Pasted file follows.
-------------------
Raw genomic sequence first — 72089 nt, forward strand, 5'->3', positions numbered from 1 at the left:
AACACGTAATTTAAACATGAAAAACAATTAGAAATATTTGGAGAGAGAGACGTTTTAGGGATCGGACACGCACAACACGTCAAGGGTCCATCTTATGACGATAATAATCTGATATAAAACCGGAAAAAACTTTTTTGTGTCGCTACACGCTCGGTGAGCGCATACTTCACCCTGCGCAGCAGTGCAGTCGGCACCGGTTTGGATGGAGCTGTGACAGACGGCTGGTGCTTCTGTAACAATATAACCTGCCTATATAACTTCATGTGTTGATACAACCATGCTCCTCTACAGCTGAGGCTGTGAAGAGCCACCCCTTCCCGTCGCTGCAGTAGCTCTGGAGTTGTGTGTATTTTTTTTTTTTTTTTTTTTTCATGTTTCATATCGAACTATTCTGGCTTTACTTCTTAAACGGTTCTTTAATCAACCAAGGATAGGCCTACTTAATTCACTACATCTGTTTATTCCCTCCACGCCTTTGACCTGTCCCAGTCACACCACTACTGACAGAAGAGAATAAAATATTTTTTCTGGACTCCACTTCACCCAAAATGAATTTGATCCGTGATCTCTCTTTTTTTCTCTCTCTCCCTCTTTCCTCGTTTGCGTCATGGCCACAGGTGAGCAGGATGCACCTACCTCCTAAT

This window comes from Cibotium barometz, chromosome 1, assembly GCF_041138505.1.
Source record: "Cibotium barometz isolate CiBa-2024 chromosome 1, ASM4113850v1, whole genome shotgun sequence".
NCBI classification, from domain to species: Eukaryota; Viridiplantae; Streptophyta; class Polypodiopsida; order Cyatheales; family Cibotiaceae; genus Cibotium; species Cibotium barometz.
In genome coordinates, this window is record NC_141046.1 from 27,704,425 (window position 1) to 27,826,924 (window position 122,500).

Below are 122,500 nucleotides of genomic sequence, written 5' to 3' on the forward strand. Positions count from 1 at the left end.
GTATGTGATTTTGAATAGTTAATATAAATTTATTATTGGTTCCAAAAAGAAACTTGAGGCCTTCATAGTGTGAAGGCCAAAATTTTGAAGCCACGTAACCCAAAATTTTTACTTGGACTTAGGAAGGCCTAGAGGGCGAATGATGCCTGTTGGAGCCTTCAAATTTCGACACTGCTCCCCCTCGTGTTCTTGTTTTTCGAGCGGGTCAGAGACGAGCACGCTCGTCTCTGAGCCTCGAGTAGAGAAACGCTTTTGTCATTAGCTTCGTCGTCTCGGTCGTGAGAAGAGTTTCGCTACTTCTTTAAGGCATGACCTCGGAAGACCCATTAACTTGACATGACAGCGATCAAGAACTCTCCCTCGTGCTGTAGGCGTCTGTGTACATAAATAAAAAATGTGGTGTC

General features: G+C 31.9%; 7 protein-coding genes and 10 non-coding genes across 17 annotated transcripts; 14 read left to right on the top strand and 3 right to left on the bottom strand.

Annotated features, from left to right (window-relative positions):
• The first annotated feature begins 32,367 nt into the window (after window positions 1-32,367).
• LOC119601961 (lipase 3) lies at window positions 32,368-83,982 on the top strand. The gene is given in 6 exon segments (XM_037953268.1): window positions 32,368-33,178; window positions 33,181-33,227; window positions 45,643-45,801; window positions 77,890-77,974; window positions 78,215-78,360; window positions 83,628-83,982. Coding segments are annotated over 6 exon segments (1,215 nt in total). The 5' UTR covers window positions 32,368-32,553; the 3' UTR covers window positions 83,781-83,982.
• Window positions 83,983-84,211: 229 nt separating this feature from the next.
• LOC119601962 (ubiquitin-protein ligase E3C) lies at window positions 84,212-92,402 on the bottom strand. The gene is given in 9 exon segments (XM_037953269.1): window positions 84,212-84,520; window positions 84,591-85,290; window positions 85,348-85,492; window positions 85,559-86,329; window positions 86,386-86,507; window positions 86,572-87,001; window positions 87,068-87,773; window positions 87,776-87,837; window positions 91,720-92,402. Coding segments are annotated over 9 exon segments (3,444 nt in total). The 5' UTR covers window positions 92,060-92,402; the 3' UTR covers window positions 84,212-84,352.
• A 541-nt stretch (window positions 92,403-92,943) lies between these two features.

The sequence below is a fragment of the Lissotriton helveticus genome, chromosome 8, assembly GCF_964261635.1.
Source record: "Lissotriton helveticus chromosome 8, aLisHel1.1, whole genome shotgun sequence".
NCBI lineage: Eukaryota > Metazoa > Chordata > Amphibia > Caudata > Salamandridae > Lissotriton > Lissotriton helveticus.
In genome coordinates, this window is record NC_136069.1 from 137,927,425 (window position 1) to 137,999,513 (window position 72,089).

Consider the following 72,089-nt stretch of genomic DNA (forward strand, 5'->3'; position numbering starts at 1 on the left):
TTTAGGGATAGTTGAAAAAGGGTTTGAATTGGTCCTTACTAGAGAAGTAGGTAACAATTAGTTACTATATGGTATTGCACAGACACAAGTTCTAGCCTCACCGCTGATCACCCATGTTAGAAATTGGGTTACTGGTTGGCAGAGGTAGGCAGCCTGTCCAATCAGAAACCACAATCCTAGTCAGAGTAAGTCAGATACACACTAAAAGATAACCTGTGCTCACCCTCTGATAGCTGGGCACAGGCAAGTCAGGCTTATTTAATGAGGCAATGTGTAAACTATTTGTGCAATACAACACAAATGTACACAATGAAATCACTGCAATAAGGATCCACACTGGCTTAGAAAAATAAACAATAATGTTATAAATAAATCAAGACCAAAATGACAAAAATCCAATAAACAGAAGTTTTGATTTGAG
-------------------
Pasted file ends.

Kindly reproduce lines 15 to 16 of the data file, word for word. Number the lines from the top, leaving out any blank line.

• A 541-nt stretch (window positions 92,403-92,943) lies between these two features.

The sequence below is a fragment of the Lissotriton helveticus genome, chromosome 8, assembly GCF_964261635.1.